Much like a Hollywood Walk of Fame, every feline inhabiting this royal forest in Rajasthan comes across as a distinct character with a personality of its own. And in these times with their dwindling numbers, they seem well aware of their stardom and the attraction they have for numerous visitors frequenting the Ranthambore National Park.
Drawing thousands of visitors even in the scorching heat of the summer, the tigers of Ranthambore show up and pose for cameras. For wildlife photographers, the tigers here are the real showstoppers — the undisputed kings of the national park spread across a staggering 1,113 sq kms.
Full of ecstasy and anticipation, I embarked on “The Great Indian Safari Ride”, organised by Columbia Sportswear, to unravel this unparalleled universe of tigers. Columbia’s gear that uses some Omni Wick and Shade technology, thankfully kept me dry and surprisingly cool even when the surrounding areas were under the grip of severe heat waves. And the herald of the safari ride marked the onset of the joy of jungle.
It was almost 5 pm, when Krishna came out of a water pit, overlooking nine lucky people from different walks of life, observing her movement from a 50 metre-high cliff after a much deserved waiting of half-an-hour.
We were particularly lucky because in just two safaris we spotted five tigers — mighty Kumbha (T34) who now walks through the area once ruled by famous Ustad (T-24), the naughty Arrowhead (T 84) , the royal lady Krishna (T-19) daughter of “queen-mother” Machli (T-16) — the longest surviving tigress, and Krishna’s two cubs whom she is grooming to be a survivor as forest congests.
For a wildlife enthusiast, the names associated with them are exhilarating. Just sit by a forester who knows this forest and its magnificent masters and time will flow like golden Rajasthan sand slips out of your hand.
The mesmerising legends — how Arrowhead inherited skills to dominate lakes driving off her siblings from area; why Ustad was imprisoned and taken away from his first-love Noor (T-39) bringing a love story to an end; their young romance had given Ranthambore its Sultan (T-72) their first child who was raised to be another gem in the crown; entry of magnificent male T-57 into the life of mourning Noor; and the famous battle of Machli and a 14-foot-long crocodile — the tales born in this world never cease to amaze.
So in search of our own tales to tell, we were in the evening Safari when Krishna walked out of famous water pit “Lami ka Nala” covered with Jamun trees, sat in a grassland with grey Ranthambore canopy in background, brushed her back and gave some great poses before resting.
As the guide anticipated, her cub followed in another half an hour. Approaching her mama in stealth mode, the cub sneaked even as Krishna remained unaware, held a position and then jumped on her mother to surprise and show her how well he had learnt.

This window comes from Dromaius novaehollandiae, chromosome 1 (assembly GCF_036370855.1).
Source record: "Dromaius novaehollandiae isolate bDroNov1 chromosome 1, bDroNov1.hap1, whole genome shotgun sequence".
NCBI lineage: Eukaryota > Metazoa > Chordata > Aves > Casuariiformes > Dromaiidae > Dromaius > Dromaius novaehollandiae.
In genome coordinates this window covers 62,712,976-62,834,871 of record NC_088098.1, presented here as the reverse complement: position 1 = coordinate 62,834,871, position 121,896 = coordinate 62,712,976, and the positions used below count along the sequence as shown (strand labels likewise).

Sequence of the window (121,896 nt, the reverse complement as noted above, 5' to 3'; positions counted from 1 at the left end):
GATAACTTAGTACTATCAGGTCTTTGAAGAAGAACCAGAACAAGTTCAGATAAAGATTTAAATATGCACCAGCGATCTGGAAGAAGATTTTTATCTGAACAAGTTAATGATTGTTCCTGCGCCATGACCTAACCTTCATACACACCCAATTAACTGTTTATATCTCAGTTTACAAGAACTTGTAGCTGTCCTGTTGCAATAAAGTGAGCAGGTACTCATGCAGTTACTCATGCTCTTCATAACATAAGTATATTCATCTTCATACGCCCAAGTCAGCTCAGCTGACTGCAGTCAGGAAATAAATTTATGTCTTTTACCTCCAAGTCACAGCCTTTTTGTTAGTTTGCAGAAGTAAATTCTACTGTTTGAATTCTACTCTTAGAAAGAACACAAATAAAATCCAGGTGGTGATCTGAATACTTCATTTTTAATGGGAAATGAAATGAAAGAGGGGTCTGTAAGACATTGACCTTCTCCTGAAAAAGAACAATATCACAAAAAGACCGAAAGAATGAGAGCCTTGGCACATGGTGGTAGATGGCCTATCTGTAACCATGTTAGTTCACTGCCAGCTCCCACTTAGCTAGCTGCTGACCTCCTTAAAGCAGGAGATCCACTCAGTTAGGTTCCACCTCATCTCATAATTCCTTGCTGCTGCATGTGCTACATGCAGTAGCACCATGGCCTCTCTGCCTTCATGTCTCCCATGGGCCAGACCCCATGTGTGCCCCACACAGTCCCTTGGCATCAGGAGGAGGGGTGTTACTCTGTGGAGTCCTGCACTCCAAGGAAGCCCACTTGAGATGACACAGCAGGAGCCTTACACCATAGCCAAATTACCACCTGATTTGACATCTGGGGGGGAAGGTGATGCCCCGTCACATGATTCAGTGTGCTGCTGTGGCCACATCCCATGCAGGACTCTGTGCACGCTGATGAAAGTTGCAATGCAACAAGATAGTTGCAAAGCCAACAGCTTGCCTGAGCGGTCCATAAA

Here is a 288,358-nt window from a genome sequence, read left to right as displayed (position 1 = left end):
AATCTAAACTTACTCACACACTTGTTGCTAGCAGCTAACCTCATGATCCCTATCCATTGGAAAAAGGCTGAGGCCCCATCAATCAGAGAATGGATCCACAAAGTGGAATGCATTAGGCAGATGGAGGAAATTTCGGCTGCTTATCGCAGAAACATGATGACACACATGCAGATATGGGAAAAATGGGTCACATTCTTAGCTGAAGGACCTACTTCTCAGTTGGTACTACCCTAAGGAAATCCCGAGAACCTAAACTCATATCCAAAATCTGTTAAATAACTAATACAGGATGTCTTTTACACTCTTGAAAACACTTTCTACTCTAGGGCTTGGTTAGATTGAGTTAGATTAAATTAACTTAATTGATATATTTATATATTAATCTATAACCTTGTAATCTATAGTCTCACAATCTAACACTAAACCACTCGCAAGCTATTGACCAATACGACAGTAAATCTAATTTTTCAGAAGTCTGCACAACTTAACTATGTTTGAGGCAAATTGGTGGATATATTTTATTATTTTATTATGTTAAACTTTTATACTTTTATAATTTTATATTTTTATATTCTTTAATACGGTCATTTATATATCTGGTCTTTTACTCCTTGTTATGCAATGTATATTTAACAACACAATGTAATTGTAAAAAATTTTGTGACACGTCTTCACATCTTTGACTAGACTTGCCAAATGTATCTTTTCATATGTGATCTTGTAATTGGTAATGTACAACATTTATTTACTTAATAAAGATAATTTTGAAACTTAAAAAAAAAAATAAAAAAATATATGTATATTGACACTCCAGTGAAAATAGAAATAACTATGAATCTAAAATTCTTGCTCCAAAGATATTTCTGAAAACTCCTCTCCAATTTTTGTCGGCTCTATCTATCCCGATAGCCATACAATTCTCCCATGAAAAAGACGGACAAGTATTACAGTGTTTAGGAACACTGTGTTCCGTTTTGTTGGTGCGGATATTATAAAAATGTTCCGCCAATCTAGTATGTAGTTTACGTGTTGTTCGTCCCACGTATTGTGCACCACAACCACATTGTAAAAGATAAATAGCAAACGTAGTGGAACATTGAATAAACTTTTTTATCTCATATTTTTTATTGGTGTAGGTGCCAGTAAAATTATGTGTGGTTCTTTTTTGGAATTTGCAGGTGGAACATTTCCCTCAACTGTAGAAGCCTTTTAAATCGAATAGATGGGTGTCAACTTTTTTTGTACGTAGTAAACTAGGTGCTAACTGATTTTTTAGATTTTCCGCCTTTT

“He is very Natkhat and Mastibaaj (naughty and fun frolic), the other (cub) one is conserved,” said the guide, as the one year old cuddled and then nudged Krishna to play.
The mother was perhaps not in mood, so this one scoots and crawls on back a little, then wait for his brother to join. The serious brother however passes from a distance. As this happens, at some distance a pair of Bulbul was hushing away a mongoose trying to steal their eggs.
On our way back, the Arrowhead was seen marking her territory. Famous for not leaving any stone unturned when it comes to the show, on our way in, Arrowhead, came out of pit after a brief cool off, did some stretching and tried to hunt down a Sambhar deer. She could not make the kill and hours later would make another attempt, and that’s how we got to see how even tigers fail to do something they are best at.
Ranthambore changes four colours, from green to copper in winters and then brown to grey in summers, wildlife is visible and audible due to its typical Aravali deciduous terrain dominated by Dhok trees.
Here, watching a monitor lizard and a flameback woodpecker sipping from a pond with five visible crocodiles, is not a rare spotting. However, it will always take an eye. Personally, I believe in luck and fortunately, I had been lucky when it comes to spotting the wild. This safari, no doubt, took my luck to a different level.
It literally brought me closer to tiger, when Kumbha passed merely a meter away from me. I could have bent and touched it. I did not, because I had to live and write about it.
It was in the morning, when we followed Kumbha in zone-6, near a water pit. All jeeps lined up, mine was the nearest to his route. As Kumbha approached, he gave a warning call to clear of the area, and walked towards the old fortress gates.
Still young at heart and one of the oldest survivor of Ranthambore, Kumbha who once paired up with tigress T-61 and T-58 at opposite ends of his zone-6, is currently in a relation with Ladli (T-8) and at the age of 10 is the father of two cubs.
To their millions of followers across world, these majesties are characters with very individualistic personalities. To me, they are a life devoting reason and their conservation in a jungle that once was a royal hunting ground, is a way to prove that we are up to some good.